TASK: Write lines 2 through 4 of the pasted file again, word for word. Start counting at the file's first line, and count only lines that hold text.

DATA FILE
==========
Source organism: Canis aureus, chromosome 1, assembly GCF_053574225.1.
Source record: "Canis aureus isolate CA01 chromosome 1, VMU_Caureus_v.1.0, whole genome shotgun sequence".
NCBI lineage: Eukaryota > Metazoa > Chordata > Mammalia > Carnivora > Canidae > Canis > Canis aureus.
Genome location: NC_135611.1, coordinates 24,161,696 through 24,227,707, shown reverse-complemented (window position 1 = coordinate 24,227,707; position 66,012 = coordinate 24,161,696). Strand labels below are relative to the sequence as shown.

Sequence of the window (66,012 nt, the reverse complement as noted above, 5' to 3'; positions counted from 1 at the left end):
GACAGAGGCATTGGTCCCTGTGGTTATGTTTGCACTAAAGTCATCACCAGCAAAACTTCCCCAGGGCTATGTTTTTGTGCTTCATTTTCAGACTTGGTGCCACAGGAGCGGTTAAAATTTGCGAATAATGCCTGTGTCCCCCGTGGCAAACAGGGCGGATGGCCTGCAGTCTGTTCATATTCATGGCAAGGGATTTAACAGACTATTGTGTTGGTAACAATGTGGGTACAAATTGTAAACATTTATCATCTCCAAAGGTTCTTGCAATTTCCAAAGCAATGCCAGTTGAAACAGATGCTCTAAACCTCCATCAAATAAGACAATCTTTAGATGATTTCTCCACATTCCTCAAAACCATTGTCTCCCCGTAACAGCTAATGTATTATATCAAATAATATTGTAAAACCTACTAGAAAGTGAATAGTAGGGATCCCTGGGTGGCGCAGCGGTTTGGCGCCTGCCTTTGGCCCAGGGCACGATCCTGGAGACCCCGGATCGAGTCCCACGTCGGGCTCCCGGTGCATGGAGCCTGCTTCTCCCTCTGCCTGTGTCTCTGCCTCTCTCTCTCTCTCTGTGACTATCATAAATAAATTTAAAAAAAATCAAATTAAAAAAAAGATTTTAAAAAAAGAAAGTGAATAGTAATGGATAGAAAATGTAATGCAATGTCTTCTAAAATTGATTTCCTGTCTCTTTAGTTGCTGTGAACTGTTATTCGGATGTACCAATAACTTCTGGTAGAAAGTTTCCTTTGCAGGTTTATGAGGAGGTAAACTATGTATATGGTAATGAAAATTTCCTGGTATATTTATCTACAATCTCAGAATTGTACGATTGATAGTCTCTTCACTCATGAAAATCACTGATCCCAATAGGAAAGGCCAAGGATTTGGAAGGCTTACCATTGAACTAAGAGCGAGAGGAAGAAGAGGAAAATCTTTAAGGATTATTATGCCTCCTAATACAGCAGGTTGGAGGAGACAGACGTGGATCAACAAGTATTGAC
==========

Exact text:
Source record: "Canis aureus isolate CA01 chromosome 1, VMU_Caureus_v.1.0, whole genome shotgun sequence".
NCBI lineage: Eukaryota > Metazoa > Chordata > Mammalia > Carnivora > Canidae > Canis > Canis aureus.
Genome location: NC_135611.1, coordinates 24,161,696 through 24,227,707, shown reverse-complemented (window position 1 = coordinate 24,227,707; position 66,012 = coordinate 24,161,696). Strand labels below are relative to the sequence as shown.